In all the ILCA classes the podium places were occupied by the same people, just in a different order. In the 7s, Gavan Murphy won it on the line from Vandlik with O’Leary not far behind, in the 6s, Craig took a second bullet but by no more than a couple of boat-lengths from Sorgassi. Hugh Cahill, a pandemic convert to ILCA racing from the Flying Fifteen fleet came in 6th, his best result to date (I think) behind the Conors, Galligan and Clancy and Sean Flanagan. And in the 4s the order was Daniel O’Connor, Donal Walsh and Zoe Hall.  

Viking Marine Frostbites: 13th March

Race 2

PY Class

  1. Brendan Foley
  2. Des Fortune
  3. Paul Phelan
  4. David Mulvin & Ronan Beirne (GP14 14069)
  5. Sarah Dwyer (Aero 5)

Stephen Oram (Aero 7)

Miller & Butler’s elapsed time for Race 2 was 30:47 and converted to 32:20 on handicap, only good enough for seventh.


  1. Gavan Murphy
  2. Conrad Vandlik
  3. Conor O’Leary


  1. Sean Craig
  2. Marco Sorgassi
  3. Conor Galligan
  4. Conor Clancy
  5. Sean Flanagan
  6. Hugh Cahill


  1. Daniel O’Connor
  2. Donal Walsh
  3. Zoe Hall

After 9 races and with two Sundays to go, the overall situation is as follows.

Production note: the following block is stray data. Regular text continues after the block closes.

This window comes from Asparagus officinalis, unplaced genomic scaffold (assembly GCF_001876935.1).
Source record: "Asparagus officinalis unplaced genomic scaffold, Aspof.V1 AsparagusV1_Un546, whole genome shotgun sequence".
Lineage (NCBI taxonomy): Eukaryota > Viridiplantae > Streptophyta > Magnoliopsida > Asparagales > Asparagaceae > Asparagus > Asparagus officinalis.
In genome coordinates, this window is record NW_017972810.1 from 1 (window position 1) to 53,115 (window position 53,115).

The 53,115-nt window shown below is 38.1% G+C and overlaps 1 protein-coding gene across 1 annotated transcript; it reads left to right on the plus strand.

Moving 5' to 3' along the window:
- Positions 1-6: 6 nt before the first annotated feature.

PY Class 50 boats registered.

  1. Brendan Foley (13)
  2. Paul Phelan (32) Both Aero 7s
  3. Sarah Dwyer (36.5) Aero 5
  4. Barry McCartin & Conor Kinsella (41) FB 15093
  5. Mark Gavin (42) Aero 7
  6. Stephen Oram (48.5) Aero 7
  7. Frank Miller & Ed Butler (56) Fireball 14713
  8. Alistair Court & Gordon Syme (61) Fireball 14706
  9. Tom Murphy (66) K1
  10. David Mulvin & Ronan Beirne (66) GP14 14069

ILCA 7s 15 boats registered

  1. Conrad Vandlik (8)
  2. Gavan Murphy (18)
  3. Gary O’Hare (21)
  4. Chris Arrowsmith (22)
  5. Niall Cowman (36)

ILCA 6s 44 boats registered

  1. Sean Craig (8)
  2. Conor Clancy (33)
  3. Conor Galligan (37)
  4. Shirley Gilmore (38)
  5. Marco Sorgassi (41)
  6. Adam Irvin (47)
  7. Sean Flanagan (49)
  8. Justin Geoghegan (58)
  9. David Williams (65)
  10. Judy O’Beirne (66).

Within the PY Fleet there are 16 registered Fireballs and 11 Aero 7s, so an overall Series 2 has been scored for these two classes.

Fireballs – 16 registered boats

  1. Barry McCartin & Conor Kinsella (17)
  2. Frank Miller & Ed Butler (17)
  3. Alistair Court & Gordon Syme (21)
  4. Louise McKenna & Hermine O’Keeffe (26)
  5. Neil Colin & Marjo Moonen (37)

Aero 7s – 11 registered boats

  1. Brendan Foley (10)
  2. Paul Phelan (16)
  3. Mark Gavin (22)
  4. Stephen Oram (27)
  5. Stuart Harris (40)

To conclude this report,

  1. There will be “Frostbite style racing on Friday 18th, with a first signal at 13:00. A Notice of Race is available on the DMYC website. Entries to the Series 2 or overall Series are afforded free entry but the racing for “others” is accessible by way of a donation to the RNLI. (Check details in the NoR). Weather permitting, two or more races will be sailed. As off Monday 23:00 (as I conclude this report), the forecast for Friday is 11 – 16knots, SE, sunny with temperatures around 10/11°.
  2. There are only two Sundays left in the Frostbites, 20th and 27th. I imagine, without specifically checking, that there will be a prize-giving.